Editor: Should the Board participate in the process for selecting and compensating the general counsel?
Ide: Astute CEOs will involve the Board, asking for their input and review, during the recruitment process. Termination of a general counsel can be a red flag to directors that something is not right. Since the general counsel represents the corporate entity, directors must do their own diligence to understand why the termination occurred.
Editor: What has been the impact of the up-the-ladder reporting relationship?
Ide: Section 307 of Sarbanes-Oxley implemented an up-the-ladder reporting requirement for outside and inside lawyers where disclosure issues could be involved. This same requirement is in the professional responsibility codes of many states. It is important that senior management and the CEO understand and respect the general counsel's obligation to inform the Board if there are unresolved compliance issues with management.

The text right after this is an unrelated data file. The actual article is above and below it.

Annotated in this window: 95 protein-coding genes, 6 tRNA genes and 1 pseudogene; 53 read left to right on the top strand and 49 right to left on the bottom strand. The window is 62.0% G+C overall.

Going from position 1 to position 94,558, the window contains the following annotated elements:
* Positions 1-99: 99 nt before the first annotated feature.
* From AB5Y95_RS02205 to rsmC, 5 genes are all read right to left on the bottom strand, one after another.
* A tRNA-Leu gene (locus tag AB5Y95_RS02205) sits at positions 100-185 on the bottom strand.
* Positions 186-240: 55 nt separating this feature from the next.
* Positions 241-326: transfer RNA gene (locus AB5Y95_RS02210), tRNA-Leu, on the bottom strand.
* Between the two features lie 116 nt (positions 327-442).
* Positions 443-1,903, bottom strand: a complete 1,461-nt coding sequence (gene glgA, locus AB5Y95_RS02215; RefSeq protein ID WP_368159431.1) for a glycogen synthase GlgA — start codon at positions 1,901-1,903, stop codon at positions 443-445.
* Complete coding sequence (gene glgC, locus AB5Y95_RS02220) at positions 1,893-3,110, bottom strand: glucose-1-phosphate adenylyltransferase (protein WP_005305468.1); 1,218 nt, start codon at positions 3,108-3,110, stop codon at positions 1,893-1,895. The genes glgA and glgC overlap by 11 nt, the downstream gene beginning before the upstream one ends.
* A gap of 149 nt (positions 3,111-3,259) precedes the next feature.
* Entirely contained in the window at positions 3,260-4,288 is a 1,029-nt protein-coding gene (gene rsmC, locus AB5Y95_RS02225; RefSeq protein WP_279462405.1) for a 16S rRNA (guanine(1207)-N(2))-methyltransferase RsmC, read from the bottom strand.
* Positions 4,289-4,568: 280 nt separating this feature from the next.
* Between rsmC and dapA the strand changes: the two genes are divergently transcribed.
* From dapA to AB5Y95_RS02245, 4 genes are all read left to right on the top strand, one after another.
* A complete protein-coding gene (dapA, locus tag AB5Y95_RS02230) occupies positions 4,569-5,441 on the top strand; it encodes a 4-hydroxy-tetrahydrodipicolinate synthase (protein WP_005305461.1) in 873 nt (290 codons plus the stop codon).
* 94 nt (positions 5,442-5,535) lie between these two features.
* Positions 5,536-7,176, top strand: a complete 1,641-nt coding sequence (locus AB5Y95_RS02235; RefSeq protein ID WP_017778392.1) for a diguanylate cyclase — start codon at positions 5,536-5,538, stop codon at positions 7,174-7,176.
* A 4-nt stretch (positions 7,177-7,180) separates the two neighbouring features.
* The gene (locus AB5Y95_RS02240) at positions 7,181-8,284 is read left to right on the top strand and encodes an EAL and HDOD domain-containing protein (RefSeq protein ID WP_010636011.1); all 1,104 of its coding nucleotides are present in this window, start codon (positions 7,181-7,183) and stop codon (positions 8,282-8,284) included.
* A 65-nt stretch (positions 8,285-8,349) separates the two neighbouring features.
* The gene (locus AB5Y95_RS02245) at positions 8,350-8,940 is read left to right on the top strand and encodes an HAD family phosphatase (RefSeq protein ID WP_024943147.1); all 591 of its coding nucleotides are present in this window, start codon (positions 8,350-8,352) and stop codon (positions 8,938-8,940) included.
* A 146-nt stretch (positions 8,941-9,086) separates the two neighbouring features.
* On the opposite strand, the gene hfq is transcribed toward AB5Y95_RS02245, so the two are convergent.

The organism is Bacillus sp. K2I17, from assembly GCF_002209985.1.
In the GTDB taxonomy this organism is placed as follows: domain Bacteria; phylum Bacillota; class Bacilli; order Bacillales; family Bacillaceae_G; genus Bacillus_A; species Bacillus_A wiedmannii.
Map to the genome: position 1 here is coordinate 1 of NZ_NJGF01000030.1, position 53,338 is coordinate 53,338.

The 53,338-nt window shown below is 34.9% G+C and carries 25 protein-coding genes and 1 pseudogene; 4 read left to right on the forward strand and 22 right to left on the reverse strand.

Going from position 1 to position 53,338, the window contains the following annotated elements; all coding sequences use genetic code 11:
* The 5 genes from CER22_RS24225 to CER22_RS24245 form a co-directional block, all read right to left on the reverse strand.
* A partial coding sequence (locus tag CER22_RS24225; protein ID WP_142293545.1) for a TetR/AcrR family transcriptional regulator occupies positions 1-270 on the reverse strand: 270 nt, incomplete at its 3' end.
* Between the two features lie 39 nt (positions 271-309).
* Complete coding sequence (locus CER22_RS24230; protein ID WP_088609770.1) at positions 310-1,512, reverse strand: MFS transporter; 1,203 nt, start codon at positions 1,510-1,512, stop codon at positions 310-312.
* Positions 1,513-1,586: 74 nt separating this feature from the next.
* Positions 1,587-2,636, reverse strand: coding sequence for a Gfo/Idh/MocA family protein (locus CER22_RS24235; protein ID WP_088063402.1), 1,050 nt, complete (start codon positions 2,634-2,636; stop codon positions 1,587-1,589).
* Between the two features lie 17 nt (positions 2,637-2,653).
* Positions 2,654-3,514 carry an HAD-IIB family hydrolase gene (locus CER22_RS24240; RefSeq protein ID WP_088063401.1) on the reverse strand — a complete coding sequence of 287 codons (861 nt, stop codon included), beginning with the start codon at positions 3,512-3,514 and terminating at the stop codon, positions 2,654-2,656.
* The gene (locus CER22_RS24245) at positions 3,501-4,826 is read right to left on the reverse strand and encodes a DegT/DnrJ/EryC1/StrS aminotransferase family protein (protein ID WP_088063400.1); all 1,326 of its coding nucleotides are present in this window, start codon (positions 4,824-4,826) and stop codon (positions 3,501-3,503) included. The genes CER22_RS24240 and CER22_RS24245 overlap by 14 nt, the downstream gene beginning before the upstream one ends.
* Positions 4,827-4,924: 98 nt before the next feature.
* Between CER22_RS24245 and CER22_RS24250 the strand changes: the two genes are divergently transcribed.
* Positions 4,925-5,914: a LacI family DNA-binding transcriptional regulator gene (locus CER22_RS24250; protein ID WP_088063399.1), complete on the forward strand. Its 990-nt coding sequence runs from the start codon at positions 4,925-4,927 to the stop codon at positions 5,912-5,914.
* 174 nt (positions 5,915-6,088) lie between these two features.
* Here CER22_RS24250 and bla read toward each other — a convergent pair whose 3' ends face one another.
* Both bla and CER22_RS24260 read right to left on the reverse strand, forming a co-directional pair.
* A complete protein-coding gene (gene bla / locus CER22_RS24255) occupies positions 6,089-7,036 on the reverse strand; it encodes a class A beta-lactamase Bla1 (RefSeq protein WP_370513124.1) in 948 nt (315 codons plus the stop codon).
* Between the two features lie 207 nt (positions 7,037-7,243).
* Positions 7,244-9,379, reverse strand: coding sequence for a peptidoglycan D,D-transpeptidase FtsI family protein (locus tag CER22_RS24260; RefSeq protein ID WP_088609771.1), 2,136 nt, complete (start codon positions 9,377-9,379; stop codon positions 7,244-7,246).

Editor: To be an effective persuasive counselor, general counsel needs to be fully informed. How can this best be accomplished?
Ide: There are three cardinal principles. First, the general counsel should make sure that the legal function is organized so that the lawyers within the company are informed of significant developments that may have compliance implications and that the channels are kept open so that information flows up to the general counsel. Second, general counsel should be fully informed about what is happening at a senior management level. Finally, the general counsel needs to have an ongoing relationship with the Board and should attend all Board meetings as well as most meetings of the independent directors in executive session without other members of management being present. To ensure the general counsel is aware of the activities of Board committees, a best practice is to have a key inside lawyer familiar with the subject matter being dealt with by the committee, whether it be audit, governance, compensation, in the room as secretary taking minutes for the committee.
Editor: To whom should the chief compliance officer report? What is the general counsel's compliance role as persuasive counselor?